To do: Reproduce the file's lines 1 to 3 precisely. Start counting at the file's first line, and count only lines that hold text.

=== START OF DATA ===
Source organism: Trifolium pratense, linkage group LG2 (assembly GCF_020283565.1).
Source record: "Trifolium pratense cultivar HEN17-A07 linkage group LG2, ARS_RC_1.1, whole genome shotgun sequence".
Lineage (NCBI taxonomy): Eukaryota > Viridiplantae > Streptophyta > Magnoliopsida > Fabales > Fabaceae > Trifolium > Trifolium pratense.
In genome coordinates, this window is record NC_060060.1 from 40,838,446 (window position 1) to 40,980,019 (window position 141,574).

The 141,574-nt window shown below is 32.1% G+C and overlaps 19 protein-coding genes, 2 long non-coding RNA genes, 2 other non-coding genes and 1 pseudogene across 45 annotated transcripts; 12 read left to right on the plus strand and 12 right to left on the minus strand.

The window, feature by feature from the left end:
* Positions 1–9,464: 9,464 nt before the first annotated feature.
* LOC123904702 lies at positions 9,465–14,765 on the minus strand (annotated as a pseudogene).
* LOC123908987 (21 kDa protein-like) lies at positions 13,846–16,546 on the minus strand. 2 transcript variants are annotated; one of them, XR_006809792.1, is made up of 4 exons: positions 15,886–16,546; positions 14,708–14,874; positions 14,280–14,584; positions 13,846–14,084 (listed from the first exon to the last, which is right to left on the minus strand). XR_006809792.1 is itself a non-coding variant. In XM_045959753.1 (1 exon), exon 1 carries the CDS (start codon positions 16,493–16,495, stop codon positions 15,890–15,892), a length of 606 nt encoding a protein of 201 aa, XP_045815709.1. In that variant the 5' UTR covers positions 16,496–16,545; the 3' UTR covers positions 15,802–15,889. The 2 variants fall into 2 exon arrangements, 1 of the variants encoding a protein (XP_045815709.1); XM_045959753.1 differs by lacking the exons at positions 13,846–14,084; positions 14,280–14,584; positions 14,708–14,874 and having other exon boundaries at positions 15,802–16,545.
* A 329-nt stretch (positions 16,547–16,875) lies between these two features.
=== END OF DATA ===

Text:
Source organism: Trifolium pratense, linkage group LG2 (assembly GCF_020283565.1).
Source record: "Trifolium pratense cultivar HEN17-A07 linkage group LG2, ARS_RC_1.1, whole genome shotgun sequence".
Lineage (NCBI taxonomy): Eukaryota > Viridiplantae > Streptophyta > Magnoliopsida > Fabales > Fabaceae > Trifolium > Trifolium pratense.